But it's always good to be informed, so to that end, here are some links.
— Business Week asked several economists about the possibility of a recession. The short answer is ... yes.
— The NYTimes tries to answer the question: Is your money safe? The short answer, if it's FDIC, should be.
(If you are thinking about moving some capital around, here's one question and answer from that piece:
"Q. Is it time to buy stocks?
A. Like gambling? This is a great time to make bets on the wide price swings that we’re seeing in some stocks and entire sectors of the market. Just be prepared to lose big, as plenty of professionals have done of late.")
— Kiplinger's has a list of 10 Things That Will Change once the smoke clears. Things like bigger mortgage down payments, fewer financial firms, greater scrutiny of executive compensation, and higher long-term interest rates.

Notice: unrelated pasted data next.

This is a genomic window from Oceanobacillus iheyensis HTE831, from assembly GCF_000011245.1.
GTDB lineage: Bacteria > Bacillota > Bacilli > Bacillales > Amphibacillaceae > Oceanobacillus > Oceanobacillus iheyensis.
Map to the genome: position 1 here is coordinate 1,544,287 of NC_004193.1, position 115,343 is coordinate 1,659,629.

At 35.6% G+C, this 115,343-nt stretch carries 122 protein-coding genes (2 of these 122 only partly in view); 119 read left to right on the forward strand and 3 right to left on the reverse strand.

Here's Kiplinger's take on buying now: "Investors with cash, the patience to wait out a gradual recovery and a heart stout enough to withstand periodic wild swings, will be in the catbird seat. They're positioned to make a bundle, snapping up undervalued assets -- businesses, real estate, securities, etc. Even out-of-work talent will go cheap to employers savvy enough to nab it."
— And the Wall Street Journal's Brett Arends is saying it's time to cut your expenses because that's the one thing you can control: "This is now a financial war: You versus the economy. And most Americans are badly prepared. They have far too little cash on hand to cope with a major downturn."
Oh, and just to add another take on things, here's what he says about investing now:
"Ordinarily in a panic like this I'd be urging people to invest. My usual approach is that the worse people are panicking, the more aggressively you should buy. And that might still be the right thing to do.
But the political and financial situations right now are chaotic."